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75 Education Organizations Seek to Address Teacher Diversity

Research has shown that teacher diversity helps close the achievement gap for students of color, and improves educational outcomes for all students.
Bluum is joining seventy-five education organizations—representing teachers, preservice teachers, school counselors, education staff, principals, superintendents, charter school leaders, education reformers, tutors, and teacher educators—signing a letter, organized by the Association of American Educators Foundation, calling for action to address the lack of teacher diversity.
Nationwide, 53% of public school students are children of color but only 18% of teachers identify as a person of color. For example, in Idaho, Hispanic students make up 18% of students enrolled in K-12 public schools1, yet Hispanics represented only 2% of teachers in Idaho during the 2015-16 school year.2 We can and should do more to address teacher diversity in the Gem State.
State spending of over 1.6 billion on public education indicates a deep desire to improve education for all in this state. Though not the single solution to better outcomes for students of color, increasing teacher diversity is one way to increase student achievement by helping all of our students feel welcomed, represented, and affirmed. For this problem to be fixed, it has to be discussed openly and frequently.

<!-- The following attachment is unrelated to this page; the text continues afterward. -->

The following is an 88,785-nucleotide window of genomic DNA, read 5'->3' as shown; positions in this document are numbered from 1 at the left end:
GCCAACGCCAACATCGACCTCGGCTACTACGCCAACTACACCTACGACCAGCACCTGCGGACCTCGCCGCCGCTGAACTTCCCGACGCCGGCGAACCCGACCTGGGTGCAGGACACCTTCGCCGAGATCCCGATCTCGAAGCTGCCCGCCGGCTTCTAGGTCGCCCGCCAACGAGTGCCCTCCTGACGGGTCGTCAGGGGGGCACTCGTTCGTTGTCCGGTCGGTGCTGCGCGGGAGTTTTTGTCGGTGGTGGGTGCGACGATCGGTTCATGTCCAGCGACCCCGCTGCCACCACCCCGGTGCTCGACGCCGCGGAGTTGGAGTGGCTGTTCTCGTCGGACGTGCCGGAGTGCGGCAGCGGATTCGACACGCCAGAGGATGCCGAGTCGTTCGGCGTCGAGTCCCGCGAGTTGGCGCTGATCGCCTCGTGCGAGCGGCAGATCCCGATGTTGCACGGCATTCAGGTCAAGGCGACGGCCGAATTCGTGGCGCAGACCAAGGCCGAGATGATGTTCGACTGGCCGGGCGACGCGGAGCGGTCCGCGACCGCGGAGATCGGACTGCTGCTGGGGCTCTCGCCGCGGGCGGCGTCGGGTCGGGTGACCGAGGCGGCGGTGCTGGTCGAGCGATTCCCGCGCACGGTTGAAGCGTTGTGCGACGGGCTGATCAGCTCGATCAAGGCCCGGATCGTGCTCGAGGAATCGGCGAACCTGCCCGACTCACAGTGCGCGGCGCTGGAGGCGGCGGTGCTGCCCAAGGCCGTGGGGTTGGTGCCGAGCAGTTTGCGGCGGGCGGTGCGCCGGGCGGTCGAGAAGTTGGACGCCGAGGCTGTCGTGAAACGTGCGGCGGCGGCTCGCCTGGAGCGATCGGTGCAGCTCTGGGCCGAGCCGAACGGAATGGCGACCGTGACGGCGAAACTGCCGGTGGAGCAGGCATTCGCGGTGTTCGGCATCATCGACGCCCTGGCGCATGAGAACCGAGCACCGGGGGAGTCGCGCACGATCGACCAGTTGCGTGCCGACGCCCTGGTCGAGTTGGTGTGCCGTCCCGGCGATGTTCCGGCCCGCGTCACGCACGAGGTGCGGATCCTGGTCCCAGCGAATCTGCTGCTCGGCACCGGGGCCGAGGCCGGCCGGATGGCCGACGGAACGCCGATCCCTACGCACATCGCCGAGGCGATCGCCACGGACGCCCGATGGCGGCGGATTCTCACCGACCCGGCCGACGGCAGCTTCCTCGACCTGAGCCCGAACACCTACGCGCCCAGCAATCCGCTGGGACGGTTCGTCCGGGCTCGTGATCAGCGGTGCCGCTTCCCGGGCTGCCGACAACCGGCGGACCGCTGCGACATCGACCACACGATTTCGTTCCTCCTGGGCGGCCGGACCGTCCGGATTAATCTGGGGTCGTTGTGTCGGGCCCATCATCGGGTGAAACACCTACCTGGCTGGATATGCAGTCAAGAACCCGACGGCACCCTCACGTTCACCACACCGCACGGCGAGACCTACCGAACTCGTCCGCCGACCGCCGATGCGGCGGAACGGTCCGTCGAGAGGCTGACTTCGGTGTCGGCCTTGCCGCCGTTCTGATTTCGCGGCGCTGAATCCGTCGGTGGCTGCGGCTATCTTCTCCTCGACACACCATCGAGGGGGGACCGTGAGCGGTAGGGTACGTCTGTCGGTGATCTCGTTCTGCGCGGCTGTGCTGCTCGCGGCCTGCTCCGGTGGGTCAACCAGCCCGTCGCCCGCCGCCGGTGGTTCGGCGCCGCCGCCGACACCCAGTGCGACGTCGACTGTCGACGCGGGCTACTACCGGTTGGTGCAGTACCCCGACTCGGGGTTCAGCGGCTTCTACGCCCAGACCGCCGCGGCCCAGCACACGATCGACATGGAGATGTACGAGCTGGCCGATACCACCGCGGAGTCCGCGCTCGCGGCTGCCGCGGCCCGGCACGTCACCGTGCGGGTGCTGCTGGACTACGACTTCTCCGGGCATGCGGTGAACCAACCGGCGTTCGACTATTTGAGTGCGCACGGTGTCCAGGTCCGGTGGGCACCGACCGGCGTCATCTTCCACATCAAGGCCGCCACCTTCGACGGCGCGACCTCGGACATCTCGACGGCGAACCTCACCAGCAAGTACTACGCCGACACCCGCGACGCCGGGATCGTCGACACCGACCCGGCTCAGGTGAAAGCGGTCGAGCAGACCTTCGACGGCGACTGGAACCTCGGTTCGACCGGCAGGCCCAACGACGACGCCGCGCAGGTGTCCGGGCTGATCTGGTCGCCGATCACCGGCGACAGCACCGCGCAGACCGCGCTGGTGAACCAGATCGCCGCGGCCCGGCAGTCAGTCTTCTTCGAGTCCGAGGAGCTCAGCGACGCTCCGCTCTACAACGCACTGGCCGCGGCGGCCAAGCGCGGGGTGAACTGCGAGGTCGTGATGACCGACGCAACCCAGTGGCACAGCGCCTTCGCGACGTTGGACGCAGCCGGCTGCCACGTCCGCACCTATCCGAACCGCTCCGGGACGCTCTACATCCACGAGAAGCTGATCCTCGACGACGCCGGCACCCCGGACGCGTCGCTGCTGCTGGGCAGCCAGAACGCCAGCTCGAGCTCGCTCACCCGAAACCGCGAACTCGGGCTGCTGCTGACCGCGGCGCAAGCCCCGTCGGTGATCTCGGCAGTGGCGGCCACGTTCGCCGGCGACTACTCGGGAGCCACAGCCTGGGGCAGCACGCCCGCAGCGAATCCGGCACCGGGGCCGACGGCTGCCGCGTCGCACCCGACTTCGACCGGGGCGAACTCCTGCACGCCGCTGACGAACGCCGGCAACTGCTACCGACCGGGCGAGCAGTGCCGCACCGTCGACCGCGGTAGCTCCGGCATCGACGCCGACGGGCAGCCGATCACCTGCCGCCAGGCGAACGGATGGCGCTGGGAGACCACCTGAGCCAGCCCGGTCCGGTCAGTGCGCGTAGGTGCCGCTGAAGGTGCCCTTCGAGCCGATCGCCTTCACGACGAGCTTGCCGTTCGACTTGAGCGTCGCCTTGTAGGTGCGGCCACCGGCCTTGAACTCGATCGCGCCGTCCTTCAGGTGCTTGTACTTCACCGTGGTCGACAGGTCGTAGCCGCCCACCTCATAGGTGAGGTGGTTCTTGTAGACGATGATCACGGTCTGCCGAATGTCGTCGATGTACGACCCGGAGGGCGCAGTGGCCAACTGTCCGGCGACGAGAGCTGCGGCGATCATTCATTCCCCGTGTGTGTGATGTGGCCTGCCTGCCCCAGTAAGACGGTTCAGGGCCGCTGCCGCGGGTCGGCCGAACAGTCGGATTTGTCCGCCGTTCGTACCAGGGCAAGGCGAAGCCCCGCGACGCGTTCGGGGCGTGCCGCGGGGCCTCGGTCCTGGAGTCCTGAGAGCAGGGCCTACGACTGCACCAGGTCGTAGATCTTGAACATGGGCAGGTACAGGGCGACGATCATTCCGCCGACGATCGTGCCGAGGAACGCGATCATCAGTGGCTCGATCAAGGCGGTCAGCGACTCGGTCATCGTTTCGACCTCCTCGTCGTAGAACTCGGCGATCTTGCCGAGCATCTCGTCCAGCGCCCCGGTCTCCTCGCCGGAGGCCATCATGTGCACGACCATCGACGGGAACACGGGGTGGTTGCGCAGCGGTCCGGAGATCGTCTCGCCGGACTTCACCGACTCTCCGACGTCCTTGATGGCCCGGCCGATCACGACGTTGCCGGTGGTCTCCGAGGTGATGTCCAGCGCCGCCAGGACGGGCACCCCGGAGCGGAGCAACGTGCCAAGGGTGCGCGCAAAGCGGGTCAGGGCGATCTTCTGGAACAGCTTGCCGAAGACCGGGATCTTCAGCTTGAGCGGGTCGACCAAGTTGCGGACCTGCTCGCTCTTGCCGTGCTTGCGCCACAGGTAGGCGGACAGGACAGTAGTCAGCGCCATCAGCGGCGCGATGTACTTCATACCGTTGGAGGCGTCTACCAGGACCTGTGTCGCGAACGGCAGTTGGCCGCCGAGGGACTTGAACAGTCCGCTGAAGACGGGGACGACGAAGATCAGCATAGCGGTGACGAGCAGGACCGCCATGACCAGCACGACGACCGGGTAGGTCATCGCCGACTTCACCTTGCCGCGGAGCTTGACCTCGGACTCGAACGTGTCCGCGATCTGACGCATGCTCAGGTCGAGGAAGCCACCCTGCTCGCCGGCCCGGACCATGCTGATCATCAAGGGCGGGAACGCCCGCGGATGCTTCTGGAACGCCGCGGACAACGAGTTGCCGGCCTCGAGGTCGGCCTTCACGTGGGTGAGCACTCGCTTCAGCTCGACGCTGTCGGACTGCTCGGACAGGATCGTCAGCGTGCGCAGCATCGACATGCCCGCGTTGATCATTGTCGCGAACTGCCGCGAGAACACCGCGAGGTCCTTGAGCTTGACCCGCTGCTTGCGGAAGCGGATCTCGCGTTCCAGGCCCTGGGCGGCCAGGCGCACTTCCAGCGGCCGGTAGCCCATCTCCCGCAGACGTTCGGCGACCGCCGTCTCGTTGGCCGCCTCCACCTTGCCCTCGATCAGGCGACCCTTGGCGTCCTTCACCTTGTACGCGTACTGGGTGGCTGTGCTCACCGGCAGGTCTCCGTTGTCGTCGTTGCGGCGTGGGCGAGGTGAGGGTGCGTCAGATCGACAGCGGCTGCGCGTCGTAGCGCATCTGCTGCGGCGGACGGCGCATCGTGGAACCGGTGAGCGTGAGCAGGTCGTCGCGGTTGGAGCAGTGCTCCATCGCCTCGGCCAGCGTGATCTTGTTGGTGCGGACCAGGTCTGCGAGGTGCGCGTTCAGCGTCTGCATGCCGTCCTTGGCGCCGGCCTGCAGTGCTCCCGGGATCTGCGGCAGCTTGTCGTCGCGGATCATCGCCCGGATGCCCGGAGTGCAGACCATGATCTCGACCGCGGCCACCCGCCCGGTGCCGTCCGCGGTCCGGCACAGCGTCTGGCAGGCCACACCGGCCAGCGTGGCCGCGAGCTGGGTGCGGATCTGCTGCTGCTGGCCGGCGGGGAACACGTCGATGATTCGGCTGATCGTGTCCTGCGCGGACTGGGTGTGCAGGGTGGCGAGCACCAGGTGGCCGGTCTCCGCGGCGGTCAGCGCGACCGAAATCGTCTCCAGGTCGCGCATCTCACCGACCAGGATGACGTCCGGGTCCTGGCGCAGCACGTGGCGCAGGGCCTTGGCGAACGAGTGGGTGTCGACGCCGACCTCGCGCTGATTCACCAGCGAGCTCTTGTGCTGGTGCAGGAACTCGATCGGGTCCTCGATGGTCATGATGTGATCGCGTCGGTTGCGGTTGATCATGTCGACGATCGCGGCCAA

From AAE Foundation’s Letter on Teacher Diversity: “Solutions must take into account (1) the unquestionable value of a highly qualified teaching corps that reflects the community it serves, not only for students of underrepresented populations but for all students and all teachers, (2) that numerous barriers to entry into the teaching profession pipeline are likely contributing to the problem, but simply lowering barriers may do more harm than good, and (3) that other problems impacting teacher morale, training, support, respect, and lack of leadership may also contribute to lack of teacher diversity.”
Join us in building awareness about teacher diversity by talking openly about the issue, and asking your school and local policymakers to find ways to increase teacher diversity and improve education for all students in Idaho.
Read the letter and learn more at

  1., Page 78
  2., Page 111

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